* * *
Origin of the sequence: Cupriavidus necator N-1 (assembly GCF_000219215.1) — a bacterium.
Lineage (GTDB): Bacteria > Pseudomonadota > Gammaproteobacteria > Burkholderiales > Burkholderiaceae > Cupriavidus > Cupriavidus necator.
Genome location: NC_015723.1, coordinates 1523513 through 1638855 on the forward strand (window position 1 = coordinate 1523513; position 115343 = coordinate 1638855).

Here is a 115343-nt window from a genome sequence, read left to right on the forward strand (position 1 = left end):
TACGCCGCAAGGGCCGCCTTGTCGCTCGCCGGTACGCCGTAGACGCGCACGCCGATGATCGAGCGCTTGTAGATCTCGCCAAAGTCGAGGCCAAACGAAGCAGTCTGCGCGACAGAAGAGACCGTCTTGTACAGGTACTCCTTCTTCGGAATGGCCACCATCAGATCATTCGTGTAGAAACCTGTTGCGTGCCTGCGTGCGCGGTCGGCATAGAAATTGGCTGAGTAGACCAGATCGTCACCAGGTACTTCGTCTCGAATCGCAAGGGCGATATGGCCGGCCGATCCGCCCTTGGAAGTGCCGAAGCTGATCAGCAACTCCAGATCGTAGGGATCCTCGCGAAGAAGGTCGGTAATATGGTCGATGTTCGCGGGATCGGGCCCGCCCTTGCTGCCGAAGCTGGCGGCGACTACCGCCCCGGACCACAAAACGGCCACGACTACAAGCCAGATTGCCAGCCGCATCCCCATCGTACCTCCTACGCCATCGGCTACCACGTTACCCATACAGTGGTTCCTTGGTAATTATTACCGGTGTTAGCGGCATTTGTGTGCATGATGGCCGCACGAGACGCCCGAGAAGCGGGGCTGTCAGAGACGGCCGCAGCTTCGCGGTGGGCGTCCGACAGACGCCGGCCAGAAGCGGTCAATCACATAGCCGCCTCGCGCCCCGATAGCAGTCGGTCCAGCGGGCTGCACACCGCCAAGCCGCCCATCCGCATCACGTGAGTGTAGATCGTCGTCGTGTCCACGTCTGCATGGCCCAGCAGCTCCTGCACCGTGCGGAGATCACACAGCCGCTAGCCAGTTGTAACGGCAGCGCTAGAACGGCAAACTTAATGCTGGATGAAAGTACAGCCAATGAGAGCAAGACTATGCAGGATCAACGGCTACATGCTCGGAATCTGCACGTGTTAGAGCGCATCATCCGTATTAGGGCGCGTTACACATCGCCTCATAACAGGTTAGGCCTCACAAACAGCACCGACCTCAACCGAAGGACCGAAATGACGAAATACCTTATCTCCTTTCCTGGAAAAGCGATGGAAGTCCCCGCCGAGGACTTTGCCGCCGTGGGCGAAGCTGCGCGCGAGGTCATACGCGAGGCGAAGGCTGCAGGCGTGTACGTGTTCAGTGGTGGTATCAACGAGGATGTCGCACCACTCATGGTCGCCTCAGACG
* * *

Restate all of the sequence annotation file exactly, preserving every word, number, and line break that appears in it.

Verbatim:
Origin of the sequence: Cupriavidus necator N-1 (assembly GCF_000219215.1) — a bacterium.
Lineage (GTDB): Bacteria > Pseudomonadota > Gammaproteobacteria > Burkholderiales > Burkholderiaceae > Cupriavidus > Cupriavidus necator.
Genome location: NC_015723.1, coordinates 1523513 through 1638855 on the forward strand (window position 1 = coordinate 1523513; position 115343 = coordinate 1638855).

Here is a 115343-nt window from a genome sequence, read left to right on the forward strand (position 1 = left end):
TACGCCGCAAGGGCCGCCTTGTCGCTCGCCGGTACGCCGTAGACGCGCACGCCGATGATCGAGCGCTTGTAGATCTCGCCAAAGTCGAGGCCAAACGAAGCAGTCTGCGCGACAGAAGAGACCGTCTTGTACAGGTACTCCTTCTTCGGAATGGCCACCATCAGATCATTCGTGTAGAAACCTGTTGCGTGCCTGCGTGCGCGGTCGGCATAGAAATTGGCTGAGTAGACCAGATCGTCACCAGGTACTTCGTCTCGAATCGCAAGGGCGATATGGCCGGCCGATCCGCCCTTGGAAGTGCCGAAGCTGATCAGCAACTCCAGATCGTAGGGATCCTCGCGAAGAAGGTCGGTAATATGGTCGATGTTCGCGGGATCGGGCCCGCCCTTGCTGCCGAAGCTGGCGGCGACTACCGCCCCGGACCACAAAACGGCCACGACTACAAGCCAGATTGCCAGCCGCATCCCCATCGTACCTCCTACGCCATCGGCTACCACGTTACCCATACAGTGGTTCCTTGGTAATTATTACCGGTGTTAGCGGCATTTGTGTGCATGATGGCCGCACGAGACGCCCGAGAAGCGGGGCTGTCAGAGACGGCCGCAGCTTCGCGGTGGGCGTCCGACAGACGCCGGCCAGAAGCGGTCAATCACATAGCCGCCTCGCGCCCCGATAGCAGTCGGTCCAGCGGGCTGCACACCGCCAAGCCGCCCATCCGCATCACGTGAGTGTAGATCGTCGTCGTGTCCACGTCTGCATGGCCCAGCAGCTCCTGCACCGTGCGGAGATCACACAGCCGCTAGCCAGTTGTAACGGCAGCGCTAGAACGGCAAACTTAATGCTGGATGAAAGTACAGCCAATGAGAGCAAGACTATGCAGGATCAACGGCTACATGCTCGGAATCTGCACGTGTTAGAGCGCATCATCCGTATTAGGGCGCGTTACACATCGCCTCATAACAGGTTAGGCCTCACAAACAGCACCGACCTCAACCGAAGGACCGAAATGACGAAATACCTTATCTCCTTTCCTGGAAAAGCGATGGAAGTCCCCGCCGAGGACTTTGCCGCCGTGGGCGAAGCTGCGCGCGAGGTCATACGCGAGGCGAAGGCTGCAGGCGTGTACGTGTTCAGTGGTGGTATCAACGAGGATGTCGCACCACTCATGGTCGCCTCAGACG